2015_10 Jasmonates and the Grammar of Drought

Jasmonates are a kind of "plant adrenalin". How can such a general signal elicit specifically different responses?

What is the topic?

Jasmonic acid and its variants respresent the plant version of adrenalin and are produced in response to quite different stress conditions. However, different stress conditions require different adaptations. How can such a general signal elicit so many different responses? A look on human adrenalin tells: this works by combination with other signals. Adrenalin in the first places evokes a general, more or less unspecific excitation - whether we perceive this as unpleasant stress or as challenging stimulation depends on the signals accompanying this chemical activation. This "Two-Stage Model of Stress Perception" has been well documented by numerous psychological experiments. In a similar way, plants interpret the jasmonate signal differently, depending on the combination with other signals. Basically, there is something like a "Grammar of Plant Stress". In cooperation with the International Rice Research Institute (IRRI) in the Philippines, we try to decipher this grammar for rice, the most important staple crop on this planet.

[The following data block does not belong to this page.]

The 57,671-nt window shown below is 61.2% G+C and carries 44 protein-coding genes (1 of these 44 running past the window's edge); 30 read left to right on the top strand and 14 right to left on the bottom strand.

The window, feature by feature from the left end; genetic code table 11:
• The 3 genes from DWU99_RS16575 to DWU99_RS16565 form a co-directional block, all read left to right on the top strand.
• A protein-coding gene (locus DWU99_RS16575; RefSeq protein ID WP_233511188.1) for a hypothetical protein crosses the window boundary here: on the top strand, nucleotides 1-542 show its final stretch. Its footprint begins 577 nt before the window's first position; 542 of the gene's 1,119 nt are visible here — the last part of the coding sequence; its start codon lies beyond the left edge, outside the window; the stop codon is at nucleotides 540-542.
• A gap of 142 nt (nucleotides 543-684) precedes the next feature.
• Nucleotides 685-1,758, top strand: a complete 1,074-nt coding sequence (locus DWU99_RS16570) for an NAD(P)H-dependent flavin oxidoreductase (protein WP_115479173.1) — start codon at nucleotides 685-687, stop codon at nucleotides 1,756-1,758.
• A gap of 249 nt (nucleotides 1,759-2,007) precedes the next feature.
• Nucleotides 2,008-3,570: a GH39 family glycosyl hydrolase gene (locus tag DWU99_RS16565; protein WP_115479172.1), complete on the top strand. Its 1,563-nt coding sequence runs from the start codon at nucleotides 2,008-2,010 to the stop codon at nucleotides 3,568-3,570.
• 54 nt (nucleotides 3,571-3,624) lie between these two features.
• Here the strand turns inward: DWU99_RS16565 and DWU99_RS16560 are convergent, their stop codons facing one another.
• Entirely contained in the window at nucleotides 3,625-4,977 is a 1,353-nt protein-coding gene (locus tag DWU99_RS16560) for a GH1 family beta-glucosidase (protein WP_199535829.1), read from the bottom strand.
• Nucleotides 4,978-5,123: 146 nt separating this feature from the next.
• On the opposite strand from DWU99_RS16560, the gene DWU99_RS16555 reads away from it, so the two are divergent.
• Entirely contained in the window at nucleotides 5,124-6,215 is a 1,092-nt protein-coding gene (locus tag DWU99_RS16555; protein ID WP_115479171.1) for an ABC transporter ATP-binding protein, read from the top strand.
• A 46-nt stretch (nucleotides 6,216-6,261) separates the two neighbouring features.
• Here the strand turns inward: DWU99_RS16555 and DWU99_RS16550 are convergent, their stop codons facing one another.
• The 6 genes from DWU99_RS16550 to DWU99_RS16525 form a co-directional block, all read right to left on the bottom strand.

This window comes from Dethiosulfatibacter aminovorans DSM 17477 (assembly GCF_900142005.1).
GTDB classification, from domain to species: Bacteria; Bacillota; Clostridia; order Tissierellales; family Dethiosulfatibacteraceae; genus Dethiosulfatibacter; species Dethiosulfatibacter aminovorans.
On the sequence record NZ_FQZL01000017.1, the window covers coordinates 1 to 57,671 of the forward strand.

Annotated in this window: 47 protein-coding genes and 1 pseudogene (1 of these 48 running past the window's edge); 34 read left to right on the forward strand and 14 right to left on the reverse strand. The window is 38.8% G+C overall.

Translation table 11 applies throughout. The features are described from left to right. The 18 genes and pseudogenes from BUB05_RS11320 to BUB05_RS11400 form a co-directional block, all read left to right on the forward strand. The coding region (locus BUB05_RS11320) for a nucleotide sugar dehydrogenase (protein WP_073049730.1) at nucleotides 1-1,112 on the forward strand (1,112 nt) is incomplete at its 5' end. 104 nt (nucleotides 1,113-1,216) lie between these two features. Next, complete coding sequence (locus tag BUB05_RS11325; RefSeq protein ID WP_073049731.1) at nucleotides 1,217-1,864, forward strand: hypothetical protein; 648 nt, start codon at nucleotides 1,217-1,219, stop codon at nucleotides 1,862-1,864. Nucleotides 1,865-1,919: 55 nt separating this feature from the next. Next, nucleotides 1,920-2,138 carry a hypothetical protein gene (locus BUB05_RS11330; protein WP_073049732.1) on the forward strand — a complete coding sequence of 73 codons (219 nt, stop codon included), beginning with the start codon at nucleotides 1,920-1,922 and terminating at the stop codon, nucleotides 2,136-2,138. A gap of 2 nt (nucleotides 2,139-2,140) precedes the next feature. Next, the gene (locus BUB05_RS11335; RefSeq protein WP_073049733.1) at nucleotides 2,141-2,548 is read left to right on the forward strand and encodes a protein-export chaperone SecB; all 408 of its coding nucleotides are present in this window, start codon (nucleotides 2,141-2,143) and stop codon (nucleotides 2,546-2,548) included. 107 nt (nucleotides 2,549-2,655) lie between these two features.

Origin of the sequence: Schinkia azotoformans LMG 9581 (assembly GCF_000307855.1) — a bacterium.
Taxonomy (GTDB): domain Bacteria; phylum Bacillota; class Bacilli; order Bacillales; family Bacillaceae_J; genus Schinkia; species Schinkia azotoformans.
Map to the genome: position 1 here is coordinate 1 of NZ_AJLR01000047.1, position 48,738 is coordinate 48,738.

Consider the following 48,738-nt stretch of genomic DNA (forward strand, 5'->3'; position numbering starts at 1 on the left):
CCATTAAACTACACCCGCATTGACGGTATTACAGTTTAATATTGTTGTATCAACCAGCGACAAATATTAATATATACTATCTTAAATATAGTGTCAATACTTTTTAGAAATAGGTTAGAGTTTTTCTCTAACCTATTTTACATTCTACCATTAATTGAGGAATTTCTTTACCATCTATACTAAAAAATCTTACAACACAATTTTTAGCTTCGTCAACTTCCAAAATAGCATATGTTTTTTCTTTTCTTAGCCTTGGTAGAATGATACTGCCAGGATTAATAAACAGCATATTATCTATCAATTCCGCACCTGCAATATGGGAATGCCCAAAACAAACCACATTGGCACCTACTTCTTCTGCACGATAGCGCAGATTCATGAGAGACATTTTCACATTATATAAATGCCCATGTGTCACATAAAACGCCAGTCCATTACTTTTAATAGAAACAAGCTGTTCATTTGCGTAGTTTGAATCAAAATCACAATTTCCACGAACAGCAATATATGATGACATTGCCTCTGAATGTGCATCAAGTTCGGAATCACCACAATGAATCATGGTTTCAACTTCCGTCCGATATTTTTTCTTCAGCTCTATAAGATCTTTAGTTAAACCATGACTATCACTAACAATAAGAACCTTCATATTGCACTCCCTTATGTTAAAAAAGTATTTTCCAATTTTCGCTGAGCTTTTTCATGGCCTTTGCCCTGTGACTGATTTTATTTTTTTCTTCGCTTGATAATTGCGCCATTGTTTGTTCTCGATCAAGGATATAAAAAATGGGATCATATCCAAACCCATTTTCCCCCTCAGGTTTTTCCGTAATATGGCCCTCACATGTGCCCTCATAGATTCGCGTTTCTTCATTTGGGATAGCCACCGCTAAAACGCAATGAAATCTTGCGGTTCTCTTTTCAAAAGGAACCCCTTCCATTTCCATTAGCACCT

In the current work we consider different forms of osmotic stress. This type of stress is not only caused by drought, but also often by soil salinity, or, in even more extreme versions, as alkalinisation. Plants respond to these stress types in a different manner, but always appropriately. We analyse, by which signals plants can discriminate the different forms of osmotic stress to activate different adaptive responses. We design a model to explain this and propose that the temporal patterns, by which stress signals arise and decay, are change by accompanying signal. This model leads to specific predictions, which we currently test experimentally.

When we have decoded the "Grammar of Drought", we can try by molecular breeding to adjust the temporal patterns of these signals such that plants can cope with stress more efficiently.



[40] Riemann M, Dhakarey R, Hazman M, Miro B, Kohli A, Nick P (2015) Exploring jasmonates in the hormonal network of drought and salinity responses, Frontiers Plant Sci 6, doi: 10.3389/fpls.2015.01077 - pdf